This isn’t because things are just that fucked up in the DRC (though, obviously, they are). This is what happens when we talk about violence against women as private, domestic and individual, when we make ‘women’s issues’ lesser-than, and when we exclude women–both as conversants and topics–from discussions about the consequences of international politics and war. We will reach the point of things being just so goddamn horrifying we don’t even know how to talk about them anymore, and, apparently, even then we’ll be indifferent about it.


The Loaves and the Fishes

The concept of miracles intrigues me, theologically speaking. Some scholars spend a lot of time trying to ‘explain’ the miracles described in the bible–on the assumption that something observable happened, historically speaking, but that there must have been a materially comprehensible mechanism that was merely attributed to Christ (I’m not the biggest fan of South Park, but damn do I love the satire of this in the Jesus v. David Blaine episode).

One example is the suggestion that when Jesus fed the 5000 (plus the women and children, because they weren’t counted) with just 5 loaves of bread and two fish (Matthew 13-21), what had actually happened is that people in the crowd initially said they had only this small amount, but when they were asked again by the disciples, each of them found some additional small amount to contribute, leading ultimately to an abundance. Leaving aside questions of historiography and scientific causality in order to assume the truth of this idea for a moment, I would ask why that ‘explanation’ is seen by some as reductive/dismissive. If, for any reason and by nearly any means, a group of more than 5000 people were convinced to quietly, humbly and generously offer what each of them had for redistribution, and the entire crowd were fed to satisfaction, I would certainly be extremely moved and see a great force at work in that event.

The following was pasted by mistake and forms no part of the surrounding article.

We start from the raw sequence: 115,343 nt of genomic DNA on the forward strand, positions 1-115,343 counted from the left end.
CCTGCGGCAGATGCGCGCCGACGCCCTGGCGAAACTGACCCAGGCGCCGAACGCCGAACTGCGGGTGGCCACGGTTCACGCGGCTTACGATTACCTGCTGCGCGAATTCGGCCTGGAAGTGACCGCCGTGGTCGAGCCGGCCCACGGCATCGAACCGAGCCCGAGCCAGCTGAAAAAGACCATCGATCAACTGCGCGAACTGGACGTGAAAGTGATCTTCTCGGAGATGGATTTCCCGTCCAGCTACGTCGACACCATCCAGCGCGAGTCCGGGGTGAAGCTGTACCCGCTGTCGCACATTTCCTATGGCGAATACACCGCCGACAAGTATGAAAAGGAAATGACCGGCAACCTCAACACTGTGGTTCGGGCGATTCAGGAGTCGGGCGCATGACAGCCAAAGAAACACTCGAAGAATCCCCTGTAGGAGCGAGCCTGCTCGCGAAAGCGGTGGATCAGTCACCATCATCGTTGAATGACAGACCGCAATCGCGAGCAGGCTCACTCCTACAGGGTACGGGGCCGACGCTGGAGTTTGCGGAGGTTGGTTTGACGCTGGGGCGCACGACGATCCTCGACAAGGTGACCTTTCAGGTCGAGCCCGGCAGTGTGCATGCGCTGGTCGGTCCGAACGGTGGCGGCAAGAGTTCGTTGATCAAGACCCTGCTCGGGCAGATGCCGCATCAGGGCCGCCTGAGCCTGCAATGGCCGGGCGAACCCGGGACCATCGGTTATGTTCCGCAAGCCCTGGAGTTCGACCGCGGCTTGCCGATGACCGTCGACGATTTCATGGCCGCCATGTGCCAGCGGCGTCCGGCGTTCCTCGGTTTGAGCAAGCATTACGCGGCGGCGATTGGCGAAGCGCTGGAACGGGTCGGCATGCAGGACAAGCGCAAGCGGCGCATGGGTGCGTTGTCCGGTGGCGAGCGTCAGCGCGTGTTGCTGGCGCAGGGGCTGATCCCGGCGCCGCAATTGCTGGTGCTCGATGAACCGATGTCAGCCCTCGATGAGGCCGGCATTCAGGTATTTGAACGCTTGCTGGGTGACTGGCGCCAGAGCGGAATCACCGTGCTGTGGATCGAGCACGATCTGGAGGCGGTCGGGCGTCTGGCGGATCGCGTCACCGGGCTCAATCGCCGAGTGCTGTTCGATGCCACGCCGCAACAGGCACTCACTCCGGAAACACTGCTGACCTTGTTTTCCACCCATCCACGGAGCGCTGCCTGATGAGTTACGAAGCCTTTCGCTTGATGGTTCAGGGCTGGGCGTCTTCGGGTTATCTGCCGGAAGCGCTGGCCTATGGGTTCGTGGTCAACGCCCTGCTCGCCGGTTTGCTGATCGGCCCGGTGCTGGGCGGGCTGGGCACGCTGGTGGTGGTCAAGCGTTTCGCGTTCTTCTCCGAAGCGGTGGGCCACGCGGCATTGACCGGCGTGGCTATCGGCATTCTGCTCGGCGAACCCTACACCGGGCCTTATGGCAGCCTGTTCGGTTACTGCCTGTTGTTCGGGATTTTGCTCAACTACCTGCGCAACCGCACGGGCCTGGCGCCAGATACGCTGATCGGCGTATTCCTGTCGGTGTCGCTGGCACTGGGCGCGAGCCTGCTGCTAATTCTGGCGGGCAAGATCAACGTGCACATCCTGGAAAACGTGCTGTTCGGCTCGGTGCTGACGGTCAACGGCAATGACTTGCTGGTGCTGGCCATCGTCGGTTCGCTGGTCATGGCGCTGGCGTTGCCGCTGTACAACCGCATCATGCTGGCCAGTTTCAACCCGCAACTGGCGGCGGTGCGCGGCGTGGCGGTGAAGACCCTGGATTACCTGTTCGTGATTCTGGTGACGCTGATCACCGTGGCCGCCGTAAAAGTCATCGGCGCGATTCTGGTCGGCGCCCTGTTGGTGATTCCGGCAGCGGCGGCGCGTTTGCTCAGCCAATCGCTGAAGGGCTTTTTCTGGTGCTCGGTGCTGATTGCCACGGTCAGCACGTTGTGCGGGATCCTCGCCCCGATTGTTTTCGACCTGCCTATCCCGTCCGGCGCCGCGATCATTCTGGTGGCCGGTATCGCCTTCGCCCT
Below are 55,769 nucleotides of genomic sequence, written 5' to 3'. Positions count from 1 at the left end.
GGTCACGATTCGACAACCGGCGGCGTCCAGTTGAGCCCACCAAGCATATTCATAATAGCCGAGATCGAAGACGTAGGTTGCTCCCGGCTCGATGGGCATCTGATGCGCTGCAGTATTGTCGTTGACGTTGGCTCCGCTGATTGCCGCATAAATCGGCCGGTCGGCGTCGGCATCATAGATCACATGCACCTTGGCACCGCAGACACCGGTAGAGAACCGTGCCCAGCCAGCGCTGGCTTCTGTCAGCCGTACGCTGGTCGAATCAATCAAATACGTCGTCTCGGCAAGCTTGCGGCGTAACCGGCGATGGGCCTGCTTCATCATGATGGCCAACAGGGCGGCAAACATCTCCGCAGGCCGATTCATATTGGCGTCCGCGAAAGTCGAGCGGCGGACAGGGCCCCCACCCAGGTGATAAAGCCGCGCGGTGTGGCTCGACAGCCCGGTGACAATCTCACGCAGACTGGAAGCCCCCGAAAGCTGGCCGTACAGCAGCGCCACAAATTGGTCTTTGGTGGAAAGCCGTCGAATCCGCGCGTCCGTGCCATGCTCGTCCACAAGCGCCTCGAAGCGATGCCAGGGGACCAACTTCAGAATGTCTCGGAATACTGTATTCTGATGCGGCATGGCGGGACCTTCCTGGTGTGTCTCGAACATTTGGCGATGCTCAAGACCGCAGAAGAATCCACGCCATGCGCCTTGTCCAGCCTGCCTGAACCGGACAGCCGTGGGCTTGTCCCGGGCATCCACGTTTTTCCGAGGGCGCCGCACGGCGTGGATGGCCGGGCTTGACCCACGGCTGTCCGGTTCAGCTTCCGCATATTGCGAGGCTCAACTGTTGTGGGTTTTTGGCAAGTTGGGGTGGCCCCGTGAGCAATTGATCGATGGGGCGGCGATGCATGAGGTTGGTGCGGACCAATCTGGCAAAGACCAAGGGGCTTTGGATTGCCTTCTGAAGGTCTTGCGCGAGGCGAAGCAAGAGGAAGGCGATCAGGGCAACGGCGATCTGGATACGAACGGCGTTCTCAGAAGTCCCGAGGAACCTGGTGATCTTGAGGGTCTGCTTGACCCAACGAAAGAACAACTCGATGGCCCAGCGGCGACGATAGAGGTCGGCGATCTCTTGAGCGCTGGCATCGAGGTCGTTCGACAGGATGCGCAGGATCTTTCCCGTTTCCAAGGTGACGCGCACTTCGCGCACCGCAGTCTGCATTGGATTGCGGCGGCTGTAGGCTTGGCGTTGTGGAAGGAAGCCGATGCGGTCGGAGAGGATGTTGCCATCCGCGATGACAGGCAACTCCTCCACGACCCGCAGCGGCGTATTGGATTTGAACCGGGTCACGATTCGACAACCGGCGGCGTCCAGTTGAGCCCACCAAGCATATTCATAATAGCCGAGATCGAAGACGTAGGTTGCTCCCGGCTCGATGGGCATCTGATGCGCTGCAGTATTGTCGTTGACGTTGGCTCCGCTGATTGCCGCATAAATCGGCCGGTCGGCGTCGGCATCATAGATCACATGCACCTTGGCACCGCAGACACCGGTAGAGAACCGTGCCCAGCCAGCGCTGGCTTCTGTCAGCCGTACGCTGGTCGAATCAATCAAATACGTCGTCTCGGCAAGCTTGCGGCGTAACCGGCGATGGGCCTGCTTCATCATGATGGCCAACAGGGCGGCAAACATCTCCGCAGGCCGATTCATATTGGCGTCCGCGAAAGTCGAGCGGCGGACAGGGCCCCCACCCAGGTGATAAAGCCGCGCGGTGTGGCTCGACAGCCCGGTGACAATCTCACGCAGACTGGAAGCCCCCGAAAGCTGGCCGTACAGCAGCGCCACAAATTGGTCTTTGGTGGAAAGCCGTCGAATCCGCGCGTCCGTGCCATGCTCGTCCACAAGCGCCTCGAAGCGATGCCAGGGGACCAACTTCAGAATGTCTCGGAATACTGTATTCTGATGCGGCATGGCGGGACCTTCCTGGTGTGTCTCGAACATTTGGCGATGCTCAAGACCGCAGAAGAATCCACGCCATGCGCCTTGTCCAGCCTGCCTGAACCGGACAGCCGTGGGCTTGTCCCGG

In my spirituality, the historical ‘truth’ of an event is much less important than the moral, metaphysical, underlying ‘truth’ it communicates, especially when it comes to the miracles. I won’t go so heretically far as to say that I see the events of Jesus’ life as described in the bible as purely metaphorical, but I do think that their ‘meaning’ in contemporary life comes from more from the symbolic than from the literal truths.

I was struck yesterday by a symbolic element of this particular miracle that had never really hit me before. Often, when we do small, nice things for others, the impact that they have on those individuals is exponentially greater than the sacrifice they cost us. Giving an hour of one’s time and energy to cook dinner for an overwhelmed single mother may resonate with her for a week. To me, that’s a gift from God, taking the small offerings and turning them into something much larger, much more powerful. Something changed between the action and the reaction, the gift grew between giver and recipient.

Just 5 loaves and 2 fish are expanded into something much more sustaining. That symbolic point underlying the story awakens a level of gratitude in me now, for the ways my own small actions can be transformed, and for the way the smallest actions of others have been sustaining me. If the story were merely literal, it would be just a neat parlour trick, perhaps a bit of magic, the specifics of which are irrelevant, included in the gospels to add to the affirmations of Jesus’ divinity (figuring out the mechanism behind it would also matter, since the David Blaine-style illusionist explanations would, in fact, reduce it to propaganda or rhetoric). As I see it today, it’s miraculous.

Being politically ‘wooed’